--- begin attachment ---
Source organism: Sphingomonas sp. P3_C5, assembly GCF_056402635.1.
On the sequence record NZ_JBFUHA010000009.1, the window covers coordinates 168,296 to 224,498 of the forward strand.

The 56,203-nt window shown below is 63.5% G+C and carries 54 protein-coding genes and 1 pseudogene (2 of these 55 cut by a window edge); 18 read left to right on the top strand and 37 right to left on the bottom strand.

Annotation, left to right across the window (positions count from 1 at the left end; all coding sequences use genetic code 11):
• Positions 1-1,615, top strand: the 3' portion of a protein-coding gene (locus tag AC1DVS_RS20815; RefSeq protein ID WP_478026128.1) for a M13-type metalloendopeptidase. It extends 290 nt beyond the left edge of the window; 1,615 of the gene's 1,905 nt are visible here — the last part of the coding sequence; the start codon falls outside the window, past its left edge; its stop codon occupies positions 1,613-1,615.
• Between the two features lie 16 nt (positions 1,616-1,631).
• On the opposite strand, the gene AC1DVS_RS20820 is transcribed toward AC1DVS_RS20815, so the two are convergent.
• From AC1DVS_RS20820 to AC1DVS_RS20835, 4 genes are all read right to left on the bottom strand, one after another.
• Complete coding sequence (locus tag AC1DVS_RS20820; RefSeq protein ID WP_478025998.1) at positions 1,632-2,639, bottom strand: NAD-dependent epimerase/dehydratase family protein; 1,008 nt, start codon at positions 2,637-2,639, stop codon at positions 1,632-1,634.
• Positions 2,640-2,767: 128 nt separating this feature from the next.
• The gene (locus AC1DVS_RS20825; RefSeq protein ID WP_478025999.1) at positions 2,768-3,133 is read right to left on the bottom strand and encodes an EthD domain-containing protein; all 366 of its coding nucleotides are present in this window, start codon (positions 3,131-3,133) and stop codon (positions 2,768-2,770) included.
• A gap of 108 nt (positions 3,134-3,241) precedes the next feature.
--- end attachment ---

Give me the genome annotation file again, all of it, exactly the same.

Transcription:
Source organism: Sphingomonas sp. P3_C5, assembly GCF_056402635.1.
On the sequence record NZ_JBFUHA010000009.1, the window covers coordinates 168,296 to 224,498 of the forward strand.

The 56,203-nt window shown below is 63.5% G+C and carries 54 protein-coding genes and 1 pseudogene (2 of these 55 cut by a window edge); 18 read left to right on the top strand and 37 right to left on the bottom strand.

Annotation, left to right across the window (positions count from 1 at the left end; all coding sequences use genetic code 11):
• Positions 1-1,615, top strand: the 3' portion of a protein-coding gene (locus tag AC1DVS_RS20815; RefSeq protein ID WP_478026128.1) for a M13-type metalloendopeptidase. It extends 290 nt beyond the left edge of the window; 1,615 of the gene's 1,905 nt are visible here — the last part of the coding sequence; the start codon falls outside the window, past its left edge; its stop codon occupies positions 1,613-1,615.
• Between the two features lie 16 nt (positions 1,616-1,631).
• On the opposite strand, the gene AC1DVS_RS20820 is transcribed toward AC1DVS_RS20815, so the two are convergent.
• From AC1DVS_RS20820 to AC1DVS_RS20835, 4 genes are all read right to left on the bottom strand, one after another.
• Complete coding sequence (locus tag AC1DVS_RS20820; RefSeq protein ID WP_478025998.1) at positions 1,632-2,639, bottom strand: NAD-dependent epimerase/dehydratase family protein; 1,008 nt, start codon at positions 2,637-2,639, stop codon at positions 1,632-1,634.
• Positions 2,640-2,767: 128 nt separating this feature from the next.
• The gene (locus AC1DVS_RS20825; RefSeq protein ID WP_478025999.1) at positions 2,768-3,133 is read right to left on the bottom strand and encodes an EthD domain-containing protein; all 366 of its coding nucleotides are present in this window, start codon (positions 3,131-3,133) and stop codon (positions 2,768-2,770) included.
• A gap of 108 nt (positions 3,134-3,241) precedes the next feature.